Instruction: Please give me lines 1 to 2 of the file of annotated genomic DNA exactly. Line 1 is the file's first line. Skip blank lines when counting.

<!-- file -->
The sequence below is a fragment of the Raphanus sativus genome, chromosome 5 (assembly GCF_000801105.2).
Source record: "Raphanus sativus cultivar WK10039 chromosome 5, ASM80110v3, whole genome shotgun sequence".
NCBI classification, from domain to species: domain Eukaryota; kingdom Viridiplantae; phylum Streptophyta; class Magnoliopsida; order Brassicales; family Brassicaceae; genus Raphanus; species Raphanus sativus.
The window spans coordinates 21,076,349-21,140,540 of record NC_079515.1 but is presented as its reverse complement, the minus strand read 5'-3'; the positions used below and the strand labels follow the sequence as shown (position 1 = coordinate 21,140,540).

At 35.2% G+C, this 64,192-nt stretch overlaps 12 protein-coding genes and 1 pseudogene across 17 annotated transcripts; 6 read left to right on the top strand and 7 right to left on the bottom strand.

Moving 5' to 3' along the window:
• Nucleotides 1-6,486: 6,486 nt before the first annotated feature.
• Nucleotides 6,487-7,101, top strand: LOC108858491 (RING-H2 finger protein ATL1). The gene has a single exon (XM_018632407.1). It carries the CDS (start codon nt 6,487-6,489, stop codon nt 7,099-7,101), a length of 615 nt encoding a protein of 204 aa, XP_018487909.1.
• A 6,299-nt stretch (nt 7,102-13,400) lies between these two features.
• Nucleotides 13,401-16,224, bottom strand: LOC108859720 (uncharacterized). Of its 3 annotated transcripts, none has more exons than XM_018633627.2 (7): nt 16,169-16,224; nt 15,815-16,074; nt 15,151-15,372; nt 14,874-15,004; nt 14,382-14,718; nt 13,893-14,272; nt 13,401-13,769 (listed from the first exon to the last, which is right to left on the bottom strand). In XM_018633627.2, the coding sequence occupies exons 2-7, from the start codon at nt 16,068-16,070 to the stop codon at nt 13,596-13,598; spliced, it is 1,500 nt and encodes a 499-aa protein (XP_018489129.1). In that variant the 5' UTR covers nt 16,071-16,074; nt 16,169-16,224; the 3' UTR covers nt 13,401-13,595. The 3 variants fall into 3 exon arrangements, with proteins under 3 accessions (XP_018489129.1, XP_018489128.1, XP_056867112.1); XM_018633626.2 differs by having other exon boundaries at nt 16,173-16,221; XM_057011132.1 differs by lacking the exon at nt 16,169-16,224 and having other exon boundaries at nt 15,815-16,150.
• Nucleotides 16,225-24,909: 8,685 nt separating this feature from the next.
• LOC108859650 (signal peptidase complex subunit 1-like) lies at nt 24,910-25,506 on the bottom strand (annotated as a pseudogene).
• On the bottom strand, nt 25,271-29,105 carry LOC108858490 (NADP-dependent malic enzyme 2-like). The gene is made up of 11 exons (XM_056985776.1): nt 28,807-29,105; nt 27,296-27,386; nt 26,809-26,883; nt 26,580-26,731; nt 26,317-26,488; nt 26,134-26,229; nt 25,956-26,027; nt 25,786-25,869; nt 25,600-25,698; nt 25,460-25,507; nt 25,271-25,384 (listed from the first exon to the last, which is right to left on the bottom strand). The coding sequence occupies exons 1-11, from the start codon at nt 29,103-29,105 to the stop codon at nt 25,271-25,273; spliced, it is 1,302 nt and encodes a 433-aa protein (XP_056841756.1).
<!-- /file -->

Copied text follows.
The sequence below is a fragment of the Raphanus sativus genome, chromosome 5 (assembly GCF_000801105.2).
Source record: "Raphanus sativus cultivar WK10039 chromosome 5, ASM80110v3, whole genome shotgun sequence".